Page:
How ESPN covered Tiger Woods’s car accident

ESPN got some social-media grief for not immediately switching its coverage to Woods when the news broke at 2:25.

Joe Faraoni
Matt Barrie had to return to work at ESPN when he got word of Tiger Woods's car accident. Joe Faraoni

Matt Barrie, co-host of ESPN’s afternoon edition of “SportsCenter” and a prominent presence on the network’s golf coverage, figured his workday was done Tuesday when, on his way to a doctor’s appointment, he began hearing rumblings that Tiger Woods had been involved in an automobile accident.

“I’ve got some people in the golf circles where it kind of started circulating that Tiger had been in a car accident, but there has been nothing official,’’ said Barrie. “Then I saw what everyone else saw.”

At 2:28 p.m., the Los Angeles County Sheriff’s Department posted a statement on Twitter, written in garish gold with a green backdrop belying the possible gravity of the situation, that Woods had been in a one-vehicle accident and, erroneously as it turned out, required the Jaws of Life to be extricated.


Barrie grew concerned about the details in the statement. And concerned about the details that might have been left untold.

“I had just parked in the parking lot at the allergy doctor when my boss had called and said, ‘Hey, are you in a position to turn around and come back?’

“And I said back to her, ‘Tiger?’

“And she said, ‘Yes.’ ’’

Barrie estimates he had left ESPN’s Bristol, Conn., campus at around 2:10, making his way to his appointment 20 minutes away.

By 3, he was back on set, anchoring ESPN’s coverage of a confusing and fluid situation.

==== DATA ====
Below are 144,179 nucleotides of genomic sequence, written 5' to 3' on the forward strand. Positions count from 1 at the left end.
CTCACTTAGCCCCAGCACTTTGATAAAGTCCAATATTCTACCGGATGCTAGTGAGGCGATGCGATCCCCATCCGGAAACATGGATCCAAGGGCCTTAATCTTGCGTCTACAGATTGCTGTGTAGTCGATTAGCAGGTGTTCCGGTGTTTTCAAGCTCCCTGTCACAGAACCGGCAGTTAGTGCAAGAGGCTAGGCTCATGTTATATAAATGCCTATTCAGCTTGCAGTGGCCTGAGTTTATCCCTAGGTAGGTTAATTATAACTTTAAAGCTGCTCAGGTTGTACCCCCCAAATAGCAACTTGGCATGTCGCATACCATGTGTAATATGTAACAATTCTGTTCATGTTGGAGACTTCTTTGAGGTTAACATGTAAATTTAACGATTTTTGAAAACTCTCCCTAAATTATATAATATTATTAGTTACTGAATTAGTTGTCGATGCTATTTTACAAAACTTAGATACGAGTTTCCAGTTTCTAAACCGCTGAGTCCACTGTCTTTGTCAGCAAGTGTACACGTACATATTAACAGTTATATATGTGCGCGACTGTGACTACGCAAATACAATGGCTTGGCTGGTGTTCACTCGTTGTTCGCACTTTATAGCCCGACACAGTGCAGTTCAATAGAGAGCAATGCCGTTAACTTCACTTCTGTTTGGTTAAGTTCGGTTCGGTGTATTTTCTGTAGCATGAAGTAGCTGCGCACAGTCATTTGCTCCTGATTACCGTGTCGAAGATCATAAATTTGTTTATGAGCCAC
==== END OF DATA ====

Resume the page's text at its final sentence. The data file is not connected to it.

“All I knew when I got back to the set was that it was a one-car accident, they had needed the Jaws of Life, which was since retracted, and that it was a rollover. When I heard those three things, I knew it was serious,’’ said Barrie.


“Then before we went on, I was starting to see some of the footage captured by the helicopter above the vehicle. And at that point, I thought the worst. At that point, we didn’t know that he was in surgery. At that point, we didn’t know that the injuries were not life-threatening.

“And the first thing that came to my mind is there could be a chance during the next couple of hours when I’m doing this, I might have to break horrific news.

“I thought of Kobe.”

Barrie was not alone. Thirteen months after the death of basketball great Kobe Bryant and eight others in a helicopter crash in Southern California, it was impossible to avoid wondering whether another tragedy involving a legendary athlete was unfolding.


But in a manner reminiscent of Bob Ley, ESPN’s all-time gold standard for providing gravitas when major news is breaking, Barrie resisted speculation while asking important but tactful questions to an assortment of ESPN reporters and personalities, among them Scott Van Pelt, Ramona Shelburne, and Wright Thompson.

The right questions were asked the right way. The potential Bryant parallels were noted but not overemphasized. Woods’s history with prescription drugs — he received treatment in 2017 to learn how to manage his pain and sleep medications after a DUI arrest in Florida — was acknowledged. But it was handled delicately. No presumptions were made.